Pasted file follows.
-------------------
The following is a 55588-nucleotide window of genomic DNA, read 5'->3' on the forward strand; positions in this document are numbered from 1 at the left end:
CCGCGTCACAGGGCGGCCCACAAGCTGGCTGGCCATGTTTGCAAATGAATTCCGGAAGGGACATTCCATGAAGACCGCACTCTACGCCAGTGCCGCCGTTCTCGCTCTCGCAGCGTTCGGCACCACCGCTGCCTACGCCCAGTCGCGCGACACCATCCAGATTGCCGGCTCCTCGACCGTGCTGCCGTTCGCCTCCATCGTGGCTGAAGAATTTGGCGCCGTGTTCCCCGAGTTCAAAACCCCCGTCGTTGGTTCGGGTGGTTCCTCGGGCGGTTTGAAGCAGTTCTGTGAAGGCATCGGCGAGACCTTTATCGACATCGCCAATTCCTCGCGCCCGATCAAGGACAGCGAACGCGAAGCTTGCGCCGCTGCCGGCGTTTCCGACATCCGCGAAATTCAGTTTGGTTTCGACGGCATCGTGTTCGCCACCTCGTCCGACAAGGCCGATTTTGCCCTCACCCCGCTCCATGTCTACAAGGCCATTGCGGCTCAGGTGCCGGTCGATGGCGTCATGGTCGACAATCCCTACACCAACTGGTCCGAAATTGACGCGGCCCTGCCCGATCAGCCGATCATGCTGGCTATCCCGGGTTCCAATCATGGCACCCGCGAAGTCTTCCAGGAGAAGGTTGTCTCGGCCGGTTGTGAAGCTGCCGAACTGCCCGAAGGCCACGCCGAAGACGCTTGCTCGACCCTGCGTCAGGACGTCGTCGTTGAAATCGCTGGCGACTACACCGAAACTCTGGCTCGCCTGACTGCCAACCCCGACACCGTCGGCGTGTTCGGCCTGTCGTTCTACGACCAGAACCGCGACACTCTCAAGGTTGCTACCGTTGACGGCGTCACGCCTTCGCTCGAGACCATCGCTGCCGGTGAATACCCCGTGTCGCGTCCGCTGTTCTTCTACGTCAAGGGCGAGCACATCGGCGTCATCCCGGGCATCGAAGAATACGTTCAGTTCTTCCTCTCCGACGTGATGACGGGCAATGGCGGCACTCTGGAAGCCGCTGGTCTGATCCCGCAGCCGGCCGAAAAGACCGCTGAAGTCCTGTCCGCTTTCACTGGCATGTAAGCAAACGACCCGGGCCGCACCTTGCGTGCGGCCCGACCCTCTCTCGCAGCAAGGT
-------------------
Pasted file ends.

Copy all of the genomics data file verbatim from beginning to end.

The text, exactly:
The following is a 55588-nucleotide window of genomic DNA, read 5'->3' on the forward strand; positions in this document are numbered from 1 at the left end:
CCGCGTCACAGGGCGGCCCACAAGCTGGCTGGCCATGTTTGCAAATGAATTCCGGAAGGGACATTCCATGAAGACCGCACTCTACGCCAGTGCCGCCGTTCTCGCTCTCGCAGCGTTCGGCACCACCGCTGCCTACGCCCAGTCGCGCGACACCATCCAGATTGCCGGCTCCTCGACCGTGCTGCCGTTCGCCTCCATCGTGGCTGAAGAATTTGGCGCCGTGTTCCCCGAGTTCAAAACCCCCGTCGTTGGTTCGGGTGGTTCCTCGGGCGGTTTGAAGCAGTTCTGTGAAGGCATCGGCGAGACCTTTATCGACATCGCCAATTCCTCGCGCCCGATCAAGGACAGCGAACGCGAAGCTTGCGCCGCTGCCGGCGTTTCCGACATCCGCGAAATTCAGTTTGGTTTCGACGGCATCGTGTTCGCCACCTCGTCCGACAAGGCCGATTTTGCCCTCACCCCGCTCCATGTCTACAAGGCCATTGCGGCTCAGGTGCCGGTCGATGGCGTCATGGTCGACAATCCCTACACCAACTGGTCCGAAATTGACGCGGCCCTGCCCGATCAGCCGATCATGCTGGCTATCCCGGGTTCCAATCATGGCACCCGCGAAGTCTTCCAGGAGAAGGTTGTCTCGGCCGGTTGTGAAGCTGCCGAACTGCCCGAAGGCCACGCCGAAGACGCTTGCTCGACCCTGCGTCAGGACGTCGTCGTTGAAATCGCTGGCGACTACACCGAAACTCTGGCTCGCCTGACTGCCAACCCCGACACCGTCGGCGTGTTCGGCCTGTCGTTCTACGACCAGAACCGCGACACTCTCAAGGTTGCTACCGTTGACGGCGTCACGCCTTCGCTCGAGACCATCGCTGCCGGTGAATACCCCGTGTCGCGTCCGCTGTTCTTCTACGTCAAGGGCGAGCACATCGGCGTCATCCCGGGCATCGAAGAATACGTTCAGTTCTTCCTCTCCGACGTGATGACGGGCAATGGCGGCACTCTGGAAGCCGCTGGTCTGATCCCGCAGCCGGCCGAAAAGACCGCTGAAGTCCTGTCCGCTTTCACTGGCATGTAAGCAAACGACCCGGGCCGCACCTTGCGTGCGGCCCGACCCTCTCTCGCAGCAAGGT